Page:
Traditional recipes

Apple Galette

Apple Galette

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  • 1 3/4 cups all purpose flour
  • 3/4 cup (1 1/2 sticks) chilled unsalted butter, cut into 1/2-inch cubes
  • 2 tablespoons (or more) ice water


  • 1 1/2 pounds Granny Smith apples, peeled, cored, cut into 1/8-inch-thick slices
  • 4 tablespoons sugar, divided
  • 1 teaspoon finely grated lemon peel
  • 1/4 cup apricot preserves

Recipe Preparation


  • Blend flour and salt in processor. Add butter and blend, using on/off turns, until mixture resembles coarse meal. Add 2 tablespoons ice water and blend just until dough begins to clump together, adding more ice water by teaspoonfuls if dough is dry. Gather dough into ball; flatten into disk. Wrap in plastic and chill 1 hour. DO AHEAD Can be made 2 days ahead. Keep dough chilled. Soften slightly at room temperature before rolling out.

  • Roll out dough between sheets of parchment paper to 1/8-inch-thick round, 14 inches in diameter. Remove top sheet of parchment. Using bottom sheet as aid, transfer dough on parchment to large unrimmed baking sheet. Chill 15 minutes.

  • Preheat oven to 450°F. Combine apple slices, 2 tablespoons sugar, and lemon peel in medium bowl; toss to blend. Spread preserves over crust, leaving 1 1/2-inch plain border. Arrange apple slices in concentric circles atop preserves, overlapping slightly. Using parchment as aid, fold plain crust border up over apples, pinching any cracks in crust. Brush crust with milk. Sprinkle crust edges and apples with remaining 2 tablespoons sugar.

  • Bake galette 20 minutes. Reduce oven temperature to 375°F and continue baking until crust is golden, about 30 minutes longer. Remove from oven. Slide long thin knife between parchment and galette. Let stand at least 10 minutes. Cut into wedges and serve warm or at room temperature.

Recipe by Christopher Hille,Reviews Section

  1. Preheat oven to 400°F
  2. For the crust: combine flour and salt in a food processor, pulsing to combine. Add the chilled butter and pulse until the texture is like cornmeal. Add labneh/yogurt, wine and water, and pulse just until the dough comes together. Remove dough from food processor and form into a ball, then wrap in plastic and chill (20-25 minutes in the freezer or 1 hour in the refrigerator).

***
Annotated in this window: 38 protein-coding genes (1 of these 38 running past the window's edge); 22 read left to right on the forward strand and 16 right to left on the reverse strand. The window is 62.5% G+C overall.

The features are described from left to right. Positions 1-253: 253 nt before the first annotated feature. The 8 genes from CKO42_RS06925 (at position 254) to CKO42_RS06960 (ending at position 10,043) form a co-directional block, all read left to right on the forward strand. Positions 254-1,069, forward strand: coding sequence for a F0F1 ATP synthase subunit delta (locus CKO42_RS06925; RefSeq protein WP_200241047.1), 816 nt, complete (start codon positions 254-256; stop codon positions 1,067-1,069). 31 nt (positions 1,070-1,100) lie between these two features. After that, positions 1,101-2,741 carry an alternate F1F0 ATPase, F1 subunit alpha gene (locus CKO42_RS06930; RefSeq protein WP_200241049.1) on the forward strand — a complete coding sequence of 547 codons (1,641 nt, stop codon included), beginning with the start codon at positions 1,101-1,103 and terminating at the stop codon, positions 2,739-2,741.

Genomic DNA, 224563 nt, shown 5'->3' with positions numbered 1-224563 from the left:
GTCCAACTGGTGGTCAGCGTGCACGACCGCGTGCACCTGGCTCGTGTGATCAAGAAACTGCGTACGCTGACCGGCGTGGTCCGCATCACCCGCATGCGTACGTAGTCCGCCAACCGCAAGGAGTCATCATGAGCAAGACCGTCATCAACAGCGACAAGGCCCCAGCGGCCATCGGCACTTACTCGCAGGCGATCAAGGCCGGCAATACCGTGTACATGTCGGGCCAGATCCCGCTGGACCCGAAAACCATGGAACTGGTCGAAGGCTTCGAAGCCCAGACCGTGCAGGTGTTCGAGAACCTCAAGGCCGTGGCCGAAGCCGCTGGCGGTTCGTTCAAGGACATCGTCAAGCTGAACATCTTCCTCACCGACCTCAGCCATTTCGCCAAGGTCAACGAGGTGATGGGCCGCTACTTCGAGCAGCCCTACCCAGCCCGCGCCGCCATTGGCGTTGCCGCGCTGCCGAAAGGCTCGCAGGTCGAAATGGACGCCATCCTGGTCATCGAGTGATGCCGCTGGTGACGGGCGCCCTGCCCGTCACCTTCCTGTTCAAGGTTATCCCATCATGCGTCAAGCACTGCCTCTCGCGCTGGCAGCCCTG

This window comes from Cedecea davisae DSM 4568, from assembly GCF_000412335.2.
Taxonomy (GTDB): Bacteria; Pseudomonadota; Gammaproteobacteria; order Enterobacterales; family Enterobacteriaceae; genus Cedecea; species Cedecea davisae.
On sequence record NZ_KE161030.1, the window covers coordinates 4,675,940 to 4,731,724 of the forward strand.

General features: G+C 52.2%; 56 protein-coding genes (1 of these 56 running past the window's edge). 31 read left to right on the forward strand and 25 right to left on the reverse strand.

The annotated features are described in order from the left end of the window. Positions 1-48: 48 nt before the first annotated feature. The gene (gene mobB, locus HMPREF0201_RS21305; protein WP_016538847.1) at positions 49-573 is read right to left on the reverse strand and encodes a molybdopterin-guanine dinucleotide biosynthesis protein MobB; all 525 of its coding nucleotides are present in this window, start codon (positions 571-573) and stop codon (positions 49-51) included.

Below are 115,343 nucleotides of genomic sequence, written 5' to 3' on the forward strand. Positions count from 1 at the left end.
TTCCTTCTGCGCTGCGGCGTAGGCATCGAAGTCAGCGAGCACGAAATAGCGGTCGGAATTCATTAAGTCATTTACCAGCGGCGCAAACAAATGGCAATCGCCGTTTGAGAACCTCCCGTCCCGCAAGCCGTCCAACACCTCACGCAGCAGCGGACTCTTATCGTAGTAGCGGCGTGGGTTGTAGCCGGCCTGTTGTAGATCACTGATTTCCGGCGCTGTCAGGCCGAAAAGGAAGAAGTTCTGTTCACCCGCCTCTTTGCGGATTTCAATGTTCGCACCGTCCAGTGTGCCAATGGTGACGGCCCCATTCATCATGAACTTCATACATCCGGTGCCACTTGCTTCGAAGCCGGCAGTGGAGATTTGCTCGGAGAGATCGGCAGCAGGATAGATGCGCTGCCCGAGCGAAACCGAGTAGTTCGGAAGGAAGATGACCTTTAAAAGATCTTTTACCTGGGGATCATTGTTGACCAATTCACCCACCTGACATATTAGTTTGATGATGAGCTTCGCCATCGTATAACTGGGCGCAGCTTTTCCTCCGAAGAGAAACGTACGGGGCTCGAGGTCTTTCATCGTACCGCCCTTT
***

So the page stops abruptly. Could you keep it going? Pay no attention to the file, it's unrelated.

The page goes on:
3. On a floured work surface, roll out dough into a 16” circle. Transfer to a parchment-lined baking sheet. Use an inverted pasta or salad bowl to mark where your filling should go.On a floured work surface, roll out dough into a 16” circle. Transfer to a parchment-lined baking sheet. Use an inverted pasta or salad bowl to mark where your filling should go.
  4. Arrange apples in a spiral pattern evenly over the dough in the inner circle, leaving a 2” border. Top apple slices with butter pieces and sprinkle with cinnamon and sugar.
  5. Make cuts into the pastry border to create about 8 flaps, leaving the filled center open. Fold the flaps down one by one, partly overlapping the apples, until all are folded inward. Brush the outside of the crust with the beaten egg.
  6. Bake at 400°F for about 40-50 minutes, until golden brown. Remove from the oven and let stand 5 minutes before serving.

Watch Our How-To Video


  • 1 ½ cups all-purpose flour
  • 1 ½ teaspoons sugar
  • ¼ teaspoon salt
  • 1 stick plus 2 tablespoons cold unsalted butter (cut into small pieces)
  • ⅓ cup ice water
  • 4 Golden Delicious apples
  • 2 tablespoons sugar
  • ½ teaspoon cinnamon
  • 1 tablespoon honey (preferably wildflower)
  • 1 tablespoon unsalted butter (cut into small pieces)

In a food processor, combine the flour with the sugar, salt and butter and process for about 5 seconds. Sprinkle the ice water over the flour mixture and process until the pastry just begins to come together, about 10 seconds you should still be able to see small pieces of butter in it. Transfer the pastry to a work surface, gather it together and pat into a disk. Wrap the pastry in plastic or wax paper and refrigerate until chilled. (You can also roll out the pastry and use it right away.)

Peel, halve and core the apples and slice them crosswise 1/4 inch thick. Set aside the larger center slices and coarsely chop the end slices and any broken ones about half of the slices should be chopped. In a small bowl, combine the sugar and cinnamon.

Preheat the oven to 400°. On a lightly floured work surface, roll out the pastry to a 12-by-14-inch rectangle and transfer to a large rimmed baking sheet. Spread the chopped apples over the pastry to within 1 inch of the edge. Drizzle the honey over the chopped apples. Decoratively arrange the apple slices on top in concentric circles or in slightly overlapping rows. Sprinkle the cinnamon sugar evenly over the apples and dot with the pieces of butter. Fold the pastry edge up and over the apples to create a 1-inch border.